In 2008, Helsinki played host to a video installation of Kovylina’s work entitled Dying Swans. The piece is an open criticism of contemporary Russian society of the state’s attempts to control mass media in order to regulate what image of Russia is portrayed to its citizens and the world. Dying Swans was created to pay homage to the over 200 reporters who were murdered or who have simply disappeared in the last decade, and the inspiration is drawn from the Soviet tradition of playing Swan Lake after the passing of influential statesmen. With the collapse of the Soviet Union, the carefully-crafted portrayal of Russian high culture took a backseat to the media’s attention to more pressing matters, and so the most effective way of controlling what the world saw of the new Russia was by heavy control of journalists. Coming two short years after the high-profile death of Novaya Gazeta journalist Anna Politkovskaya, the installation has, perhaps unsurprisingly, been displayed in Switzerland, France and Finland, yet Moscow galleries have, to date, refused to show it.
Another of the major themes running through Kovylina’s work is the role of women in modern Russian. In Pick Up a Girl, a reinterpretation of Yoko Ono’s Cut Piece, she encourages spectators to choose a magazine cut-out from a selection that she has affixed to her body with surgical needles, and then instructs them to discard it. Although inspired by Ono’s work, she wants her audience to throw away the photo rather than keep it, in order to highlight the situation of women residing in post-Communist Russia.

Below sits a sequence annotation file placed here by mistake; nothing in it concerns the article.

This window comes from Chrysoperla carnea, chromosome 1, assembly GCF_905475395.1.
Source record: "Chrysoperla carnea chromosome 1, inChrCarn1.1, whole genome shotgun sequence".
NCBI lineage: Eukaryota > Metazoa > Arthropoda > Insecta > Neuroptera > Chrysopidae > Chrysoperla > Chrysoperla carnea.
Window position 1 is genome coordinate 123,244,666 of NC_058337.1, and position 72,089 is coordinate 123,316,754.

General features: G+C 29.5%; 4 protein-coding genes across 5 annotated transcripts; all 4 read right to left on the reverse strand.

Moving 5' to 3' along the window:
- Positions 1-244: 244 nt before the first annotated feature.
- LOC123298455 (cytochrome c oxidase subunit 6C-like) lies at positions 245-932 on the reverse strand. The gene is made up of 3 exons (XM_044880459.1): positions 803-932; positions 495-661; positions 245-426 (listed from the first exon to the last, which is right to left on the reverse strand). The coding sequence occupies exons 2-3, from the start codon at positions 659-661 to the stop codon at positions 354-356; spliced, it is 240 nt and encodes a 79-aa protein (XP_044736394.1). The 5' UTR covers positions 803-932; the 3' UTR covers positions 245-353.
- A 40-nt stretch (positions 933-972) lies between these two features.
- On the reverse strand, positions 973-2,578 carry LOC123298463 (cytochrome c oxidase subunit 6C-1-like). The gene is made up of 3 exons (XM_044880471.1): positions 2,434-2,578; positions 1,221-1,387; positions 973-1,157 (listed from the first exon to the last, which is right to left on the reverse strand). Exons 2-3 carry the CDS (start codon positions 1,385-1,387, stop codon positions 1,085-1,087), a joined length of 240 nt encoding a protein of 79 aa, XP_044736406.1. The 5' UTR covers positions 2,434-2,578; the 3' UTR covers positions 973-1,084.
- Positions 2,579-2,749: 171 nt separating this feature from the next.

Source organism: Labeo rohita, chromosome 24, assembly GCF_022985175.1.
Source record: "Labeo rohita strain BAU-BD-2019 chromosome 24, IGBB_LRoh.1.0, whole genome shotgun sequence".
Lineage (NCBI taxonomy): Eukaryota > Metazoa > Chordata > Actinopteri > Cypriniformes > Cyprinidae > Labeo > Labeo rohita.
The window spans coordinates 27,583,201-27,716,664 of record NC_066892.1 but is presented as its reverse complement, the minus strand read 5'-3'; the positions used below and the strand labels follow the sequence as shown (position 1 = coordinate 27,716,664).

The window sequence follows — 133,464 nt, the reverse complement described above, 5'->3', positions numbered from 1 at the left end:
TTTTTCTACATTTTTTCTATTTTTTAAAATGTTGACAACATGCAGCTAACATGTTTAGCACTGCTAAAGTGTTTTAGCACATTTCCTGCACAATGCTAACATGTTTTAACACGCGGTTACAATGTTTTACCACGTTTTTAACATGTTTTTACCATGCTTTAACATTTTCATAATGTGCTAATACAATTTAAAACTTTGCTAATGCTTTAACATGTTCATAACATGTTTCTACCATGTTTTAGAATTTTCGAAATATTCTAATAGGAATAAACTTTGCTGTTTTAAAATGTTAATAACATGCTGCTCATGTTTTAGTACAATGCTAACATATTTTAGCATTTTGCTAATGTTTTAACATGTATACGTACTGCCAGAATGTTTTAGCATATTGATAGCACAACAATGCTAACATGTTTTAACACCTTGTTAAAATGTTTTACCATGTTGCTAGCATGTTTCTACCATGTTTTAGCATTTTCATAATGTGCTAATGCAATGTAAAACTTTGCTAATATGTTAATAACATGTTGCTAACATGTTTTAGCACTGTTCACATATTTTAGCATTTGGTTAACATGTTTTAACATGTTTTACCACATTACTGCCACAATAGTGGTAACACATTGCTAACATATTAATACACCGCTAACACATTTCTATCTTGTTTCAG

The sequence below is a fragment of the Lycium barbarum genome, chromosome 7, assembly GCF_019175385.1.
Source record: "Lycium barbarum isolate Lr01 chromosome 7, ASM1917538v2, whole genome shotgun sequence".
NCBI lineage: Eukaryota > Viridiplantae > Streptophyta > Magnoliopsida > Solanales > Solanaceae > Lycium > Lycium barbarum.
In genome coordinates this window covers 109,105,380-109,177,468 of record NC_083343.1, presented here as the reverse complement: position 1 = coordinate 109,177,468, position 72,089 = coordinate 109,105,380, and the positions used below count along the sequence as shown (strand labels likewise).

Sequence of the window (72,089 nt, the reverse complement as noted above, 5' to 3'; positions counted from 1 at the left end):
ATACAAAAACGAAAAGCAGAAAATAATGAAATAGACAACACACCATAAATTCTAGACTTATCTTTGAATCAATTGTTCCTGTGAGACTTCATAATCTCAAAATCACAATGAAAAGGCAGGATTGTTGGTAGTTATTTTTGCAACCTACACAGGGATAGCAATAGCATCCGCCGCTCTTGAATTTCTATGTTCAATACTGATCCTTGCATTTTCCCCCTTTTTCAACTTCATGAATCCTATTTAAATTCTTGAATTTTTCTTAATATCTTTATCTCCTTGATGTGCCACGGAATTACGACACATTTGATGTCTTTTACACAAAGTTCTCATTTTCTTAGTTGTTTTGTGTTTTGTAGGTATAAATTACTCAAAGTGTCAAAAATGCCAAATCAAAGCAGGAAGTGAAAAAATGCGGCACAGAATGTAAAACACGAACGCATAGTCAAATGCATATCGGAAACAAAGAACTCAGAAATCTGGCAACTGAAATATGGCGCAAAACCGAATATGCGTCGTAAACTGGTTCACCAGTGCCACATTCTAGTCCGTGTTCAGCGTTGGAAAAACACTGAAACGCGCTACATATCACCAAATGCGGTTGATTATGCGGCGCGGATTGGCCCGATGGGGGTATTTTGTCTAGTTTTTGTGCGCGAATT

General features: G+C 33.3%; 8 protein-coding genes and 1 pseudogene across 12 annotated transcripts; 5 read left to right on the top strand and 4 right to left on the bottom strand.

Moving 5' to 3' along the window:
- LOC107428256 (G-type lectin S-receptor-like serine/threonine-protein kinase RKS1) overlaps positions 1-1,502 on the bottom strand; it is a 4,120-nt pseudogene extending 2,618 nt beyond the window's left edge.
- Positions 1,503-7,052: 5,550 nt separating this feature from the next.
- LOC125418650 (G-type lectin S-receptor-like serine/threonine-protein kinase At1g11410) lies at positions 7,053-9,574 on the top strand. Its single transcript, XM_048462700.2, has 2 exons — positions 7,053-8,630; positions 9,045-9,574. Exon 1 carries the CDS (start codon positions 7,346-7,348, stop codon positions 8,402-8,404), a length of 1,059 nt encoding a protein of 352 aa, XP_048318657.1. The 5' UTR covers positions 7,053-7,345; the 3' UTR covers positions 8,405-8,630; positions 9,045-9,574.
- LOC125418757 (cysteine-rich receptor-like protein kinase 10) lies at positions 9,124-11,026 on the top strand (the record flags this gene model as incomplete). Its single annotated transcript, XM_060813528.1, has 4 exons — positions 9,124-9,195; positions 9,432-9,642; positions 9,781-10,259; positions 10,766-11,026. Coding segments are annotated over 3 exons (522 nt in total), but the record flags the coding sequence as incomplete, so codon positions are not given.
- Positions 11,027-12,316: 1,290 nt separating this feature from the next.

Yoko Ono is not Kovylina’s only source of inspiration. She is also aware of, and inspired by, the works of Arthur Cavan, Marina Abramovic, Avdey Ter-Oganyan, Anatoly Osmolovsky, Oleg Mavromatti and even Malevich, whose own funeral is considered by some to be a piece of performance art. She has been particularly influenced by Alexander Brener, which is apparent in the aggressive way that she approaches her audience. Like Brener, she challenges the outside world both mentally and physically. Thankfully, unlike Brener, she has confined her performance activities to challenging spectators, rather than having sex in city streets or defecating in front of priceless artworks. She credits the Moscow Actionist movement of the 1990s for creating an intellectual climate in which performance art can thrive. However, her works have a more planned structure, and she performs within the bounds of the law, often unlike the Moscow Actionists.
Despite the continuing need to introduce performance art to a broader audience in Russia, Kovylina is a shining star on the contemporary Russian arts scene. Garnering inspiration for her work from other artists as well as her early life in the Soviet Union and experiences in post-Soviet Russia, she has shot to international prominence and renown. Her work has been represented and performed in galleries across Western Europe, Canada and the United States, as well as in her home city of Moscow. Elena Kovylina’s pieces represent a fresh and critical view on issues facing Russia today. She takes a bold stand on topics which often remain sensitive, such as the role of women in Russia and the disappearance and murder of hundreds of journalists.